"The great news is that many lung cancers can be prevented, and the most important thing you can do to prevent lung cancer is to not start smoking or to quit if you currently smoke," said Erika Van Dam, Family & Community Health Services Supervisor from the Health Department of Northwest Michigan, who coordinates the local Tobacco Reduction Coalition.
Michigan ranks 19th in the nation in lung cancer deaths; 32 states have lower rates. According to the CDC, in the U.S. about 90% of lung cancer deaths in men and almost 80% of lung cancer deaths in women are due to smoking. Each year, smoking accounts for an estimated 443,000 premature deaths; including 38,000 deaths among nonsmokers as a result of secondhand smoke. Half of all Americans who continue to smoke will die from smoking-related diseases.
"Fortunately, it is never too late to quit smoking, and quitting smoking today can reduce your risk," said Van Dam. Secondhand smoke causes lung cancer as well. The U.S. Surgeon General has concluded that there is no safe level of exposure to secondhand smoke. In the Health Department's four-county service area, 24 non-smokers die every year from secondhand smoke, Van Dam said. "That's why we work in the community to promote smokefree environments, including smokefree workplaces and apartment buildings," she said.
Research shows that people who stop smoking before age 50 can cut their risk of dying in the next 15 years in half compared with those who continue to smoke. Smokers who quit also reduce their risk of lung cancer. Ten years after quitting, the lung cancer death rate is about half that of a continuing smoker. Some of the health effects of quitting are almost instant, too. For example, heart rate and blood pressure drop just 20 minutes after quitting.Some tips to quit smoking so you can reduce your risk of cancer are:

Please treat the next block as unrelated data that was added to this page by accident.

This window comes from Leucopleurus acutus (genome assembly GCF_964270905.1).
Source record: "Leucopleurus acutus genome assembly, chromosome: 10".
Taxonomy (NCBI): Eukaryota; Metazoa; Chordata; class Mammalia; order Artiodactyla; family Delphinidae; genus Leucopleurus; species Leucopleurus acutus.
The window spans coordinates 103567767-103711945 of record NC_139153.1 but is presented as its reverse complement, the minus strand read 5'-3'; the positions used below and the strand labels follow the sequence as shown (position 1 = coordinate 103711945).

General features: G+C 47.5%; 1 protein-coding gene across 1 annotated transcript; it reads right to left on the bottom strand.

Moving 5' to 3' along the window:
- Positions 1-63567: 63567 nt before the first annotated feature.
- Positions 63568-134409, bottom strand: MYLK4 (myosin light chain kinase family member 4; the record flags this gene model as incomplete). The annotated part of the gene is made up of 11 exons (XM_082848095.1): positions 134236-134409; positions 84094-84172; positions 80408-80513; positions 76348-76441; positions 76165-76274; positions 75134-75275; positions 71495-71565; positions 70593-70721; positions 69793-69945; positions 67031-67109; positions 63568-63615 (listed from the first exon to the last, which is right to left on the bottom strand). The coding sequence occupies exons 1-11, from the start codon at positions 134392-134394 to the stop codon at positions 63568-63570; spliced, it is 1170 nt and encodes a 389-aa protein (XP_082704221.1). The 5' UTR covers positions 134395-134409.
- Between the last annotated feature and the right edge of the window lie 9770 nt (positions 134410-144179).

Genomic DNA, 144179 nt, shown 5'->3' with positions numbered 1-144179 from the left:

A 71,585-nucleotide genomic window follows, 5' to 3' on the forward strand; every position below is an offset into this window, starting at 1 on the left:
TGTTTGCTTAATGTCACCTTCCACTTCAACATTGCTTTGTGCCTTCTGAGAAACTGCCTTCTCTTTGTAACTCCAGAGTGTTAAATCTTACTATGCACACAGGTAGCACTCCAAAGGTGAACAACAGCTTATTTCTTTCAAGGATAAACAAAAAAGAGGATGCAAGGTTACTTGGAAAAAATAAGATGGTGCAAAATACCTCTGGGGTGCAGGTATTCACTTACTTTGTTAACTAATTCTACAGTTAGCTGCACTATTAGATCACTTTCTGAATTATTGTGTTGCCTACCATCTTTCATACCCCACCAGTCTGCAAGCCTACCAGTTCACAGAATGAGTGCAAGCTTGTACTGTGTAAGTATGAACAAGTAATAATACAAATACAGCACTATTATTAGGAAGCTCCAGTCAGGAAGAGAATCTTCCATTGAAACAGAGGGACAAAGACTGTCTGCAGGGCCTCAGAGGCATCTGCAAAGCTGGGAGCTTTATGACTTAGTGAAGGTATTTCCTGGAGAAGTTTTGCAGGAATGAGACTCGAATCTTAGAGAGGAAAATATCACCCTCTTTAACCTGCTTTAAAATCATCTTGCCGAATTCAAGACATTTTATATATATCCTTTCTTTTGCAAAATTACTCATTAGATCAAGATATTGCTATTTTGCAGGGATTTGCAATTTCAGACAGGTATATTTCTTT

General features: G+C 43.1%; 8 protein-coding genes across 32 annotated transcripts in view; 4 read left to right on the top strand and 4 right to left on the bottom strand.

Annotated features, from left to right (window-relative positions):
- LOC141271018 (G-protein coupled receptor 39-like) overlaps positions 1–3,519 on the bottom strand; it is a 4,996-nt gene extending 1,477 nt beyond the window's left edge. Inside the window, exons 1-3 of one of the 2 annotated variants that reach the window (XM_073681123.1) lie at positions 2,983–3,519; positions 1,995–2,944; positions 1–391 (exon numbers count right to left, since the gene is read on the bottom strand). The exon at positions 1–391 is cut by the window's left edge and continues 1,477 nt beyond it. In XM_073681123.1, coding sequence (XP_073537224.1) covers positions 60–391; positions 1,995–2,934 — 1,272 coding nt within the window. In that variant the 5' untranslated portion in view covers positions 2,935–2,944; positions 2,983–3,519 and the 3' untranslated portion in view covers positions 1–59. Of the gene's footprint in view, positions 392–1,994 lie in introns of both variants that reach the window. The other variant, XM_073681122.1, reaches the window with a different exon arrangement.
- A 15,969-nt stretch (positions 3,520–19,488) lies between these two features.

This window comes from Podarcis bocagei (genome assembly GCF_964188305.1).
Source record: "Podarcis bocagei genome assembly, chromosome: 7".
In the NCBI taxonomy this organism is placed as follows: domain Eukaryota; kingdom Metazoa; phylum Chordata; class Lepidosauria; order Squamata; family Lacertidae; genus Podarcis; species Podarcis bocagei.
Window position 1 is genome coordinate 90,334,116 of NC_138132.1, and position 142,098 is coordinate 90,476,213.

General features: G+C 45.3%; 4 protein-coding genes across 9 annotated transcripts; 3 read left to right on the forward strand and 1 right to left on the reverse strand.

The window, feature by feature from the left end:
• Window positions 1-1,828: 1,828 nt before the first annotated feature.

With all the resources available to help smokers quit, there has never been a better time to quit smoking. Studies have found that Quitlines can more than double a person's chances of successfully quitting tobacco. Callers to Quitlines can be connected with smoking cessation resources in their communities, social support groups, Internet resources, and medication assistance referrals.
The Health Department of Northwest Michigan is mandated by the Michigan Public Health Code to promote wellness, prevent disease, provide quality healthcare, address health problems of vulnerable populations, and protect the environment for the residents and visitors of Antrim, Charlevoix, Emmet, and Otsego counties. For additional information about quitting tobacco use, including local resources, visit the Health Department’s website at www.nwhealth.org/tobacco.html or contact Van Dam at 347-6014.